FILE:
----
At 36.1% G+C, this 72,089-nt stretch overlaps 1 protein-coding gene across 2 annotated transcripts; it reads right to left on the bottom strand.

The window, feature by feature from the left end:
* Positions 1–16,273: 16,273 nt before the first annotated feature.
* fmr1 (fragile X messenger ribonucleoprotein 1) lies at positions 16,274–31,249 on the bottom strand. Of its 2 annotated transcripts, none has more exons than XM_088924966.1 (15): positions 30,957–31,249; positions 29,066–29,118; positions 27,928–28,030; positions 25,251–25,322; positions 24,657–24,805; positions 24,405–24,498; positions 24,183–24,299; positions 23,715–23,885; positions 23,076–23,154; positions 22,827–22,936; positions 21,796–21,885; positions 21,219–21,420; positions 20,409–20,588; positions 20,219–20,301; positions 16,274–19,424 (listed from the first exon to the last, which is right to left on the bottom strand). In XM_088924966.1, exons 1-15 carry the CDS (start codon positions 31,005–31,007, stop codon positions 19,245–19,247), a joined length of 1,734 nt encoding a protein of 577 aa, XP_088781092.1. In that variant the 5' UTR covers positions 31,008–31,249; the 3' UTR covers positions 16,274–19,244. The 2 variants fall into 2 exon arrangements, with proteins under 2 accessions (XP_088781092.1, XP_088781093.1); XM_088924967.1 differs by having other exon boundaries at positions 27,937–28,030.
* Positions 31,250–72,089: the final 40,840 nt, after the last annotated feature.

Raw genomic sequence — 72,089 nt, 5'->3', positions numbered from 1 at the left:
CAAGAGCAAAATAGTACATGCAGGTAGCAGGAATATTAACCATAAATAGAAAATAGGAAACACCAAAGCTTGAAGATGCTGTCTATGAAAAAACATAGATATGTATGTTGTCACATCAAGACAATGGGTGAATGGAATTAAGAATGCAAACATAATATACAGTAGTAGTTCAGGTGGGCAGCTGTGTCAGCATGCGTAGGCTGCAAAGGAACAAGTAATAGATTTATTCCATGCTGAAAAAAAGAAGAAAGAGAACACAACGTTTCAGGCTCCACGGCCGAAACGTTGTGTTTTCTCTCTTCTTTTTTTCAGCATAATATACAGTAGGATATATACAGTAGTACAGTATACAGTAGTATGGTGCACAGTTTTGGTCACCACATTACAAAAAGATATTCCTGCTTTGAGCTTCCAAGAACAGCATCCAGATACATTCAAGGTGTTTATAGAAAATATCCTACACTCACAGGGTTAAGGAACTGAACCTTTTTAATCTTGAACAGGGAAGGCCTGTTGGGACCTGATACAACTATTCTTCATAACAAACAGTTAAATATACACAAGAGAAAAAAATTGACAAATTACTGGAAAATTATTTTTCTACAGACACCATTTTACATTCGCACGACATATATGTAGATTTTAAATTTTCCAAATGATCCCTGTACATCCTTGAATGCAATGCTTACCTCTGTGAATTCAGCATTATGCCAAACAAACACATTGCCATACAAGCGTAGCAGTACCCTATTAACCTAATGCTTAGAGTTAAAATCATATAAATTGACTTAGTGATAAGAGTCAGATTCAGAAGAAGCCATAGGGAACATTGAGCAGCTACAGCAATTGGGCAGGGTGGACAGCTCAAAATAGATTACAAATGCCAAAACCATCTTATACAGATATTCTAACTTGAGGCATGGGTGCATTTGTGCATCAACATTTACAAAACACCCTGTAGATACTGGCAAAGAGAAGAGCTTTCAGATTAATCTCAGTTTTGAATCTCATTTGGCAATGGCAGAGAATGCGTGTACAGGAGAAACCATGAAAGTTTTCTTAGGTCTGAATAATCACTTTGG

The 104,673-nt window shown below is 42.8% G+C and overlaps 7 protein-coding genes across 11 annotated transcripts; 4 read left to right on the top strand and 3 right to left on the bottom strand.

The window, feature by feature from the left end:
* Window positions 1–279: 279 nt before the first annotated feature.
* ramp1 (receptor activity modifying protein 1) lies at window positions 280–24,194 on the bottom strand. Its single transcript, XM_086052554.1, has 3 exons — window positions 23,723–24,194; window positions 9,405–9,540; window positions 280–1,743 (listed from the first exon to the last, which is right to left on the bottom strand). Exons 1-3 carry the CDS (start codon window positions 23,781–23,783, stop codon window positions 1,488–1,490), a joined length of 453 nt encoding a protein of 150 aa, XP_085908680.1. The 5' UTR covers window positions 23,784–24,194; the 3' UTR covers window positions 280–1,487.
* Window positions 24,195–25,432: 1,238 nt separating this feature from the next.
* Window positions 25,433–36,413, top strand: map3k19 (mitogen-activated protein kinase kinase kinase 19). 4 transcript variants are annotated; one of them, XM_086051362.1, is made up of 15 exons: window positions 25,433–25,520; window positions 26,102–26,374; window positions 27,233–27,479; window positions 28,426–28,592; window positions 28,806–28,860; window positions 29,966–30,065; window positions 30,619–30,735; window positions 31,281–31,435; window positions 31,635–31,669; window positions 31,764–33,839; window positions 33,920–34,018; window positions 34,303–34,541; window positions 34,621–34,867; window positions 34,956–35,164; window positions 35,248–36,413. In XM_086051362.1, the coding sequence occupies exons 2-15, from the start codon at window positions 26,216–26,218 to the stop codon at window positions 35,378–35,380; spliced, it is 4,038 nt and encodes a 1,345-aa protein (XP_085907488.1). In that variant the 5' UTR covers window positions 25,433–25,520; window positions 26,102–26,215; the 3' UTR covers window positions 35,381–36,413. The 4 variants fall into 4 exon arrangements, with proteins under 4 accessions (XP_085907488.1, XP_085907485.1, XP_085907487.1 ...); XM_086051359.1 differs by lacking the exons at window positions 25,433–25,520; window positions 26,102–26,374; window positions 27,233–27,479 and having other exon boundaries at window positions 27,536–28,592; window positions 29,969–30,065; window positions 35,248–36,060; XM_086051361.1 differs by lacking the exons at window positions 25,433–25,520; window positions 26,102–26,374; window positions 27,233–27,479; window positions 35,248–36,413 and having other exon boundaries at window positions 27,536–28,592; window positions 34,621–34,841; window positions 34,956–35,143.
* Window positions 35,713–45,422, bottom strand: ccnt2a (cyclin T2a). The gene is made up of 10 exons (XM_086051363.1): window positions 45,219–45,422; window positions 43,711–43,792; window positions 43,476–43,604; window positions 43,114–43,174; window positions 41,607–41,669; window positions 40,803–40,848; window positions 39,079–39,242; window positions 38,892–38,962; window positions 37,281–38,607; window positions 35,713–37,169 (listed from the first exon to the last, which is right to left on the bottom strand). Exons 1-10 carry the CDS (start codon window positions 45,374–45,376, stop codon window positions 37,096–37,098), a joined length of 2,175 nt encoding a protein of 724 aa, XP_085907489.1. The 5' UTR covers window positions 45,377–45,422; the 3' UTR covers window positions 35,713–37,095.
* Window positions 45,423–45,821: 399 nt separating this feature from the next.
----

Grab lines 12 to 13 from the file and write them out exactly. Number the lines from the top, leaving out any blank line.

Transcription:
* Window positions 24,195–25,432: 1,238 nt separating this feature from the next.
* Window positions 25,433–36,413, top strand: map3k19 (mitogen-activated protein kinase kinase kinase 19). 4 transcript variants are annotated; one of them, XM_086051362.1, is made up of 15 exons: window positions 25,433–25,520; window positions 26,102–26,374; window positions 27,233–27,479; window positions 28,426–28,592; window positions 28,806–28,860; window positions 29,966–30,065; window positions 30,619–30,735; window positions 31,281–31,435; window positions 31,635–31,669; window positions 31,764–33,839; window positions 33,920–34,018; window positions 34,303–34,541; window positions 34,621–34,867; window positions 34,956–35,164; window positions 35,248–36,413. In XM_086051362.1, the coding sequence occupies exons 2-15, from the start codon at window positions 26,216–26,218 to the stop codon at window positions 35,378–35,380; spliced, it is 4,038 nt and encodes a 1,345-aa protein (XP_085907488.1). In that variant the 5' UTR covers window positions 25,433–25,520; window positions 26,102–26,215; the 3' UTR covers window positions 35,381–36,413. The 4 variants fall into 4 exon arrangements, with proteins under 4 accessions (XP_085907488.1, XP_085907485.1, XP_085907487.1 ...); XM_086051359.1 differs by lacking the exons at window positions 25,433–25,520; window positions 26,102–26,374; window positions 27,233–27,479 and having other exon boundaries at window positions 27,536–28,592; window positions 29,969–30,065; window positions 35,248–36,060; XM_086051361.1 differs by lacking the exons at window positions 25,433–25,520; window positions 26,102–26,374; window positions 27,233–27,479; window positions 35,248–36,413 and having other exon boundaries at window positions 27,536–28,592; window positions 34,621–34,841; window positions 34,956–35,143.